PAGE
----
FRATERNAL HEALTH & SAFETY INITIATIVE
Consent is when one person agrees to or gives permission to another person to do something. It means agreeing to an action based on your knowledge of what that action involves and that there is an option of saying no. The absence of “no” does not mean “yes.” When it comes to sex in your relationship, consent is the difference between sex and sexual abuse. You both have a responsibility to make sure you both feel safe and comfortable every step along the way. Remember, your actions towards the person you’re with can greatly affect the way they feel about you, themselves, the relationship and sex in general. Consent is an important part of healthy sexuality and both people should be involved in the decision to have sex.
Drugs and alcohol can affect one’s ability to make decisions, including whether or not they want to be sexual with someone else. If someone is really out of it, they cannot give consent. Engaging in any sexual act with them when they don’t know what is going on is rape.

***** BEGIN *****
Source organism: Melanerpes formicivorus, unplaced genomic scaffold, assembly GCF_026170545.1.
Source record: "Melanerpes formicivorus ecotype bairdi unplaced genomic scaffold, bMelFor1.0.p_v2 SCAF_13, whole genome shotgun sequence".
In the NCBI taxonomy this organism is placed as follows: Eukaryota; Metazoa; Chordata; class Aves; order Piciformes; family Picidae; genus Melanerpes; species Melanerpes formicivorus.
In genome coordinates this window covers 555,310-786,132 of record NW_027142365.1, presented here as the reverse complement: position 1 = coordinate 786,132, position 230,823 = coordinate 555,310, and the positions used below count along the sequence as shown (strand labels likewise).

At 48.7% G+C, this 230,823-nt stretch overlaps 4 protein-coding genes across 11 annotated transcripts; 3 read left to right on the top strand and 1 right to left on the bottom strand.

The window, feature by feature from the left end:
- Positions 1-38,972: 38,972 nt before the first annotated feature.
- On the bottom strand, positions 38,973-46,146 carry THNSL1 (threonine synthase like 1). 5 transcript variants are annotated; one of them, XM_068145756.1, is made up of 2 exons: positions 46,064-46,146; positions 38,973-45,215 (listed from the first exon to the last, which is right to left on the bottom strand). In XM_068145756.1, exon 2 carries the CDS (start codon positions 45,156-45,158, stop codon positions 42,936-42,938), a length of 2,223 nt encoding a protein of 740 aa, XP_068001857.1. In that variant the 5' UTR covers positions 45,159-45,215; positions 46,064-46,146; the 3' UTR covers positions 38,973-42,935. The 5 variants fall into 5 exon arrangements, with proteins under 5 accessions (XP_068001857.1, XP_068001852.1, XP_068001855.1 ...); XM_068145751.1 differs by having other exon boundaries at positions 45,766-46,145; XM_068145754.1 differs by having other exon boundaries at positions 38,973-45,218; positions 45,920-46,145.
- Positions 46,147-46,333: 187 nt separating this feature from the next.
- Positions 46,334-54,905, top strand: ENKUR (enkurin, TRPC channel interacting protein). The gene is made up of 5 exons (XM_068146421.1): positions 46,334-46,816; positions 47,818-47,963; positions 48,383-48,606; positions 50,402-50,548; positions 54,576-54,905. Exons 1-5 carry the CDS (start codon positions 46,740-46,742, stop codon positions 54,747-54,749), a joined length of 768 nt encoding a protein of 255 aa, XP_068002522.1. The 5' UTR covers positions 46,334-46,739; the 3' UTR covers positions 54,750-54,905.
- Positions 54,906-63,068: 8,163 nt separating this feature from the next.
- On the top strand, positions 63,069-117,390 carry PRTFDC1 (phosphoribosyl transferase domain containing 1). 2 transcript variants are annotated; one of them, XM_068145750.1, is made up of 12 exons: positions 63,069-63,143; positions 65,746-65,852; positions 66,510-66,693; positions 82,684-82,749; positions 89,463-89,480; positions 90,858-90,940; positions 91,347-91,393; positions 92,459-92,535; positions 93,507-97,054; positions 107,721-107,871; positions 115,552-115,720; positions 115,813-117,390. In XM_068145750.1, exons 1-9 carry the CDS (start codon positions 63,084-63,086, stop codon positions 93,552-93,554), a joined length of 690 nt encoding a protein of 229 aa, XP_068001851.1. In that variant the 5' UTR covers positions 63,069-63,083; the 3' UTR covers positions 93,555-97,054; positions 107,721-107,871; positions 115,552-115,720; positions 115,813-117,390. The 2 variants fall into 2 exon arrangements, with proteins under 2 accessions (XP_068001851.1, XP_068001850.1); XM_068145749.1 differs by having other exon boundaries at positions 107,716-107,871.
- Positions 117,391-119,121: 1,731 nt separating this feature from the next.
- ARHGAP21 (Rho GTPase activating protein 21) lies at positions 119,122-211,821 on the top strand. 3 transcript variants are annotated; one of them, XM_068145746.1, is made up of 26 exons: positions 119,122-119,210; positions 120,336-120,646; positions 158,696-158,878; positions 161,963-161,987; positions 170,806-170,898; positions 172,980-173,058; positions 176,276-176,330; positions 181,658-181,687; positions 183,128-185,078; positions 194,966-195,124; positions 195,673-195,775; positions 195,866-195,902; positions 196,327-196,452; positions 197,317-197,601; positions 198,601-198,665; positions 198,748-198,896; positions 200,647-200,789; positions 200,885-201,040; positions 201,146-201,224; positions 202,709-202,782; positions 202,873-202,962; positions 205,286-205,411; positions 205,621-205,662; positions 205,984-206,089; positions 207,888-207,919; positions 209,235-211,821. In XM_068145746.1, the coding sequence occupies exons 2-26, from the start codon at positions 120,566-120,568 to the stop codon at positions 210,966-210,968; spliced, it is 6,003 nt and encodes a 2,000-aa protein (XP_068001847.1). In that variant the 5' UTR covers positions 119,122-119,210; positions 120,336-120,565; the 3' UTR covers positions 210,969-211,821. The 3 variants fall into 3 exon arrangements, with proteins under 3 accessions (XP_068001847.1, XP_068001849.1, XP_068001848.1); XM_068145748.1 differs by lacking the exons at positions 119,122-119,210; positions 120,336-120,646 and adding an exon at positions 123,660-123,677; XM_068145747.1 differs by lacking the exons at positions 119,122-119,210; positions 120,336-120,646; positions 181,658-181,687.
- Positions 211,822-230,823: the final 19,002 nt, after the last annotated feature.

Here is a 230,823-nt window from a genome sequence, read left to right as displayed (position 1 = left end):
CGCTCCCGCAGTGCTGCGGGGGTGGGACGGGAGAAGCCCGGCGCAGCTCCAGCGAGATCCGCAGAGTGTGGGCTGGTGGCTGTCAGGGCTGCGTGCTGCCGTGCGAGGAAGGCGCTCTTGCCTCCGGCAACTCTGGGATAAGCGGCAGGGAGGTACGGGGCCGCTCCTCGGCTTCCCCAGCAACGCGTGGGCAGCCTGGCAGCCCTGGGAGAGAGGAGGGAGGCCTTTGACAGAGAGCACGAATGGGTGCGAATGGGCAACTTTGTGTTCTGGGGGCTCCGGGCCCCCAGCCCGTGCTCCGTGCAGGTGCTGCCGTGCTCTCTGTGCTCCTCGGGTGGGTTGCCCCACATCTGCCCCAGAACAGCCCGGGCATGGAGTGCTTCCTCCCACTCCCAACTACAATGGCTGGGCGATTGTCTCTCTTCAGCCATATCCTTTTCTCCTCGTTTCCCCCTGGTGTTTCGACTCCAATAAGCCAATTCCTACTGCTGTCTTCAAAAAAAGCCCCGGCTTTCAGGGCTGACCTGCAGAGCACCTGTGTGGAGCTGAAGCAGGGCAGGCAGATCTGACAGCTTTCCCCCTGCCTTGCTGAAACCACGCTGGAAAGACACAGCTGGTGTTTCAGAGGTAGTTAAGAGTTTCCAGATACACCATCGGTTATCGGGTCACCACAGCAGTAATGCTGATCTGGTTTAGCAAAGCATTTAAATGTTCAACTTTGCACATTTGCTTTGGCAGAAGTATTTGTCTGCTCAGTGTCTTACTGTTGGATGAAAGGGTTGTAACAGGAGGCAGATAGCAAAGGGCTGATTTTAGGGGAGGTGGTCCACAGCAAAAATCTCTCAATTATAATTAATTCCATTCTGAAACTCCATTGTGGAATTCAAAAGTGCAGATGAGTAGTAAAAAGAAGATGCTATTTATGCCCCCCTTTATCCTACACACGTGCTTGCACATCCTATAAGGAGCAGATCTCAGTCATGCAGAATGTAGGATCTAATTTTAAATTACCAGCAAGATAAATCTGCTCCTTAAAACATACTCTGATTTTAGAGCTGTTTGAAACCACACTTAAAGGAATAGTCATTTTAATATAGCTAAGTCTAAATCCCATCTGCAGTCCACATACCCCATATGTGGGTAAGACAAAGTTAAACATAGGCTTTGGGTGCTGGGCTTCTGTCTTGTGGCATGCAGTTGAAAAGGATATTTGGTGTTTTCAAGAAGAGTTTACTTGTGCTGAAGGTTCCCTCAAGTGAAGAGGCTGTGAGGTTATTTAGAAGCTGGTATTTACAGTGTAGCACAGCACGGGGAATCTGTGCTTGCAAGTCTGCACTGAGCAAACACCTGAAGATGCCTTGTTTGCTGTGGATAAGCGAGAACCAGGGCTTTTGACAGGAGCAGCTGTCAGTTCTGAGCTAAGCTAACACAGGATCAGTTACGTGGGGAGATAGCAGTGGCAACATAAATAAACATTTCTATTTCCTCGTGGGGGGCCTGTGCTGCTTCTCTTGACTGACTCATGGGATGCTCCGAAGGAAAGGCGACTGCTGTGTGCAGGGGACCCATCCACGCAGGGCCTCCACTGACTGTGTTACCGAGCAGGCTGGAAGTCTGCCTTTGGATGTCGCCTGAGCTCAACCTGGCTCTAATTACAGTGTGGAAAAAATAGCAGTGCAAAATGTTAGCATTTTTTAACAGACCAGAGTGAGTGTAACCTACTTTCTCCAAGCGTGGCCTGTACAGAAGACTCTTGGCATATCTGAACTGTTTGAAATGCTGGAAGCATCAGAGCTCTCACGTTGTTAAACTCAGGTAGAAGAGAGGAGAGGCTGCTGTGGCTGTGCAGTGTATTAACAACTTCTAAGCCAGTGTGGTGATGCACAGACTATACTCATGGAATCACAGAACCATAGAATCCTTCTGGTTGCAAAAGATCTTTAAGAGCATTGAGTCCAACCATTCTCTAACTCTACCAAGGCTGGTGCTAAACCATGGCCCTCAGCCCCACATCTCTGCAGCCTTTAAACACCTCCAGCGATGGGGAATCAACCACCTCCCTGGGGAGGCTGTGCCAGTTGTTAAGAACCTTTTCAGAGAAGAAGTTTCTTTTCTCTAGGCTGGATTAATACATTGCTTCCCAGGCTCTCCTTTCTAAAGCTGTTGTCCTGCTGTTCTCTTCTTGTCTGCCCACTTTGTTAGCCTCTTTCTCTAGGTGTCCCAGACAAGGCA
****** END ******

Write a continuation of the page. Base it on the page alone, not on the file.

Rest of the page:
If you see a friend who is “out of it” and is being pursued or someone is attempting to be intimate with him/her, you should pull him/her aside and try your best to make sure that person is safe and knows what he/she is doing. If it’s your brother, sister, or friend, who is trying to engage in a sexual encounter with someone who is “out if it”, perhaps with a different technique, pull him/her aside to stop him/her from getting himself/herself into trouble.
The only way to know for sure if someone has given consent is if they tell you. It’s not always easy to let people know that you are not happy about something. Sometimes the person you’re with might look like they are happy doing something, but inside they are not. They might not know what to say or how to tell you that they are uncomfortable. One of the best ways to determine if someone is uncomfortable with any situation, especially with a sexual one, is to simply ask. Here are some examples of the questions you might ask:
The look on someone’s face and their body language often has more meaning than the words that come out of their mouth. Here are some ways body language can let you know if the person you’re with is not comfortable with what is happening:
Asking questions and being aware of body language helps you to figure out if the person you’re with is consenting and feeling comfortable, or not consenting and feeling uncomfortable. If you get a negative or non-committal answer to any of these questions, or if your partner’s body language is like any of the above examples, then you should stop what you are doing and talk to them about it.
Inspiring positive change starts with education.